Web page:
Capitalization (loans)

What is Capitalization?

Capitalization is the addition of unpaid interest to the principal balance of a loan. This practice occurs when the borrower does not make interest payments that are due during a specific period. Instead, the unpaid interest is added to the principal balance of the loan.

Capitalization (loans) Defined

When the interest is not paid as it accrues during periods of in-school status, the grace period, deferment, or forbearance, your lender may capitalize the interest. This increases the outstanding principal amount due on the loan and may cause your monthly payment amount to increase. Interest is then charged on that higher principal balance, increasing the overall cost of the loan.

  1. Accrual of Interest: In most loan agreements, interest accrues on the loan’s outstanding balance over time. For example, if you have a $10,000 loan with an annual interest rate of 5%, you would accrue $500 in interest for the year.
  2. Scheduled Payments: Typically, borrowers are required to make periodic payments to cover both the interest charges and a portion of the principal balance. These payments ensure that the loan is gradually paid off over time.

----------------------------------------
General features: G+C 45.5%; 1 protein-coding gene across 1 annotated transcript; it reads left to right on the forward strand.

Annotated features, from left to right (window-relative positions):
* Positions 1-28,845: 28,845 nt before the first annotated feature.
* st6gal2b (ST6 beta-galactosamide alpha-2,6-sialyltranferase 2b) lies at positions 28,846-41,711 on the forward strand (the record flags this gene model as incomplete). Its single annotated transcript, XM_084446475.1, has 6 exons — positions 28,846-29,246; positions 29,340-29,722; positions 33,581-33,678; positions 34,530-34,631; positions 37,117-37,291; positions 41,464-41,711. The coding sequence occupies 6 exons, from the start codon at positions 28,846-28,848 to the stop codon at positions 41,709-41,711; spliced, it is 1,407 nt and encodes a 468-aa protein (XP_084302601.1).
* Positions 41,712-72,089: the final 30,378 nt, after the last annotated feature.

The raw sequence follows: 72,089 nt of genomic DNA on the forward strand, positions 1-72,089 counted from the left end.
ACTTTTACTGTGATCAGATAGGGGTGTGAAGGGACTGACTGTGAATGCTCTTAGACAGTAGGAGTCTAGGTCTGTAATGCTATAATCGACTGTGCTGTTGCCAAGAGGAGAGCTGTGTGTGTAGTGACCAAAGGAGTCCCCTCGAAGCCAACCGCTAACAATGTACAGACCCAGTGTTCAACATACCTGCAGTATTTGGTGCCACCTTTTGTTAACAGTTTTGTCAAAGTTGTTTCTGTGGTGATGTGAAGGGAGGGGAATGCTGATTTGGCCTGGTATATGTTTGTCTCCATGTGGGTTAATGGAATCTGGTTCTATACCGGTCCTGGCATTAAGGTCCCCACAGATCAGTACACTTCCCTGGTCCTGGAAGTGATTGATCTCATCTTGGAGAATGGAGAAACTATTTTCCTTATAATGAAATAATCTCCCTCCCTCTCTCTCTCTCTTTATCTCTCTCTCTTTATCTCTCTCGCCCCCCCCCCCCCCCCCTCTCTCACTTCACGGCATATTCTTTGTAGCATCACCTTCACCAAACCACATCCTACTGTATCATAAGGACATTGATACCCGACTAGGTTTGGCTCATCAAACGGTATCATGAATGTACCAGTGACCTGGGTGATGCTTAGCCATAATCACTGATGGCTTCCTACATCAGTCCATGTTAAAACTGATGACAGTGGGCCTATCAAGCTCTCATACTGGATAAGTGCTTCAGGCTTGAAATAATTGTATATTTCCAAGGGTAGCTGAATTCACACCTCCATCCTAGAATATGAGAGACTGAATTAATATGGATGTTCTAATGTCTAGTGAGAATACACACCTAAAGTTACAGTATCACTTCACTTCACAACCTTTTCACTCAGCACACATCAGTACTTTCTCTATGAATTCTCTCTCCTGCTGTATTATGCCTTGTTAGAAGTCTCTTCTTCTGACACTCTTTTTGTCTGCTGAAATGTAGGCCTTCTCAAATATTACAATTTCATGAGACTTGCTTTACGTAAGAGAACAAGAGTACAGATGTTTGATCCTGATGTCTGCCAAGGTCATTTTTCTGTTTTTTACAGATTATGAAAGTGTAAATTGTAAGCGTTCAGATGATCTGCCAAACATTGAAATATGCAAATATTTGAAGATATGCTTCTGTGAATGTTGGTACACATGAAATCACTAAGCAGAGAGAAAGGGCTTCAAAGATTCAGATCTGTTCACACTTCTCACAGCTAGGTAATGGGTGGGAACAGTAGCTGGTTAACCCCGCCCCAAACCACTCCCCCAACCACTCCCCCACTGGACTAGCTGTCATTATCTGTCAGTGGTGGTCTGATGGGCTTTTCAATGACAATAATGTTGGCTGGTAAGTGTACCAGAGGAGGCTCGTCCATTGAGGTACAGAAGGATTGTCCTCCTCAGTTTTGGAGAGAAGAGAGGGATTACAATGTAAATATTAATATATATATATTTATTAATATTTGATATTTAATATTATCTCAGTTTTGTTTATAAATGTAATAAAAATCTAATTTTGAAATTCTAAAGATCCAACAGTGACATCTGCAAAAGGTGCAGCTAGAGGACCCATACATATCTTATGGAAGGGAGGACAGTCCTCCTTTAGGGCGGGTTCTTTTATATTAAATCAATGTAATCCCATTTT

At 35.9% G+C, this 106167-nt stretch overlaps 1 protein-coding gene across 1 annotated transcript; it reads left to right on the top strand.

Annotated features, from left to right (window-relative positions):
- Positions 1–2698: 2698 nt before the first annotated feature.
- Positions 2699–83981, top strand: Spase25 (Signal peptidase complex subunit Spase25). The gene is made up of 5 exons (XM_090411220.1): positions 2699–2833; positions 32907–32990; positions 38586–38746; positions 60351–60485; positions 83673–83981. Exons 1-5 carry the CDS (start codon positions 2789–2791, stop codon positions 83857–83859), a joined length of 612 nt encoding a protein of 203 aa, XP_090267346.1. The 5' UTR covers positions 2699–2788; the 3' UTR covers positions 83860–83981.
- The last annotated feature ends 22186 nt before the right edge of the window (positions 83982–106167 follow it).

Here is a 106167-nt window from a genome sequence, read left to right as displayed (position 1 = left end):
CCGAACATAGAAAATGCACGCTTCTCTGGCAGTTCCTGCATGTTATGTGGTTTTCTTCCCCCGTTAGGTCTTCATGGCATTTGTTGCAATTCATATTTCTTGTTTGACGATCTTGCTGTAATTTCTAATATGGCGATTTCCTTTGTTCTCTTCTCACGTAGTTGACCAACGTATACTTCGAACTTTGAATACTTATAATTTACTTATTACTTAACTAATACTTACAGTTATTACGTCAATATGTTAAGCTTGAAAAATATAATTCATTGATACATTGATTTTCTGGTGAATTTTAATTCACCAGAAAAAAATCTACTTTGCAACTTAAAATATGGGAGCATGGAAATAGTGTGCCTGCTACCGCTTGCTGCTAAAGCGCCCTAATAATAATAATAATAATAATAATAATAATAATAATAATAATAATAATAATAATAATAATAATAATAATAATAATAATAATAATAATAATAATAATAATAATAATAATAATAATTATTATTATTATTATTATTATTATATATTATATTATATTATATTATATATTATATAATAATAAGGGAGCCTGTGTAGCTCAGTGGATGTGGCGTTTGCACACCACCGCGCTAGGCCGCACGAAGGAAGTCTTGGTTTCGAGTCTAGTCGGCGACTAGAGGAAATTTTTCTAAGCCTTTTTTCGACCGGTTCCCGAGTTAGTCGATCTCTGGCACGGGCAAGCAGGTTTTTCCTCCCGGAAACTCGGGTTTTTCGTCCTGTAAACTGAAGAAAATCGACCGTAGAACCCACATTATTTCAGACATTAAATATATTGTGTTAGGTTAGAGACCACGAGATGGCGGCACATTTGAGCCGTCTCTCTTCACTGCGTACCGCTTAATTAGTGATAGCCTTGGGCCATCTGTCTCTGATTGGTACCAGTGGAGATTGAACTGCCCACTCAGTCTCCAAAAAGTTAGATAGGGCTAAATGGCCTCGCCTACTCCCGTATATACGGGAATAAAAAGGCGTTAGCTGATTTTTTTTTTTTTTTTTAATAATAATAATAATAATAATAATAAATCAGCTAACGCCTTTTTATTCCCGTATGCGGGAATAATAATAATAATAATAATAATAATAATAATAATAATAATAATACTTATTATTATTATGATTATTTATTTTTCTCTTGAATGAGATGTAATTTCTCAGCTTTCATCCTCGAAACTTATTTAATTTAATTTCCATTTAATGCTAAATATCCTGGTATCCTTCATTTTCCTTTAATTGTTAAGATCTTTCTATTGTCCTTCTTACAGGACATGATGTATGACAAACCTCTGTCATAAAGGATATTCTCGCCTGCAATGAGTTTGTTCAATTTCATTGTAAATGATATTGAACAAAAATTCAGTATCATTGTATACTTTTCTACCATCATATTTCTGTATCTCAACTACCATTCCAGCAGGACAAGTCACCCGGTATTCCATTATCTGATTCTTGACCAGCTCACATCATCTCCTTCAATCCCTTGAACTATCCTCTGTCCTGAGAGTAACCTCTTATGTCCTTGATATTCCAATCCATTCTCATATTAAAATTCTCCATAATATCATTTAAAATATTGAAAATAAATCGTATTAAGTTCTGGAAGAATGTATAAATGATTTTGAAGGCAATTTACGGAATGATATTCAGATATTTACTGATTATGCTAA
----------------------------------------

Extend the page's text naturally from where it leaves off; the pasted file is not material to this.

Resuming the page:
3. Capitalization: If a borrower fails to make interest payments when they are due, the unpaid interest may be capitalized, meaning it is added to the principal balance of the loan. As a result, the outstanding loan balance increases, and future interest charges are calculated based on the higher balance.
  4. Effects on Total Debt: Capitalization of interest effectively increases the total amount owed on the loan. This can result in higher monthly payments or an extended repayment period, as borrowers may need to pay interest on both the original principal balance and the capitalized interest.
  5. Impact on Borrowers: Capitalization of interest can have financial implications for borrowers. It may lead to higher total interest costs over the life of the loan, as borrowers are effectively paying interest on interest. Additionally, if the loan term is extended due to capitalization, borrowers may remain in debt for longer, potentially affecting their financial stability and long-term financial goals.

Capitalization Example

Let’s consider a student loan with a principal balance of $20,000 and an annual interest rate of 6%. Suppose the borrower enters a deferment period, during which no payments are required, and interest continues to accrue.

  • Accrued Interest: Interest accrues on the outstanding balance of the loan over the deferment period. If the deferment period lasts one year, the accrued interest would be $20,000 × 6% = $1,200.
  • Capitalization: At the end of the deferment period, the $1,200 in accrued interest is added to the loan’s principal balance, increasing it to $21,200. The borrower now owes interest on the higher balance, potentially leading to higher monthly payments or an extended repayment period.

Capitalization with loans is a common practice in various types of lending, including student loans, mortgages, and personal loans. Borrowers should carefully review their loan agreements and understand the implications of capitalization on their overall debt and repayment obligations.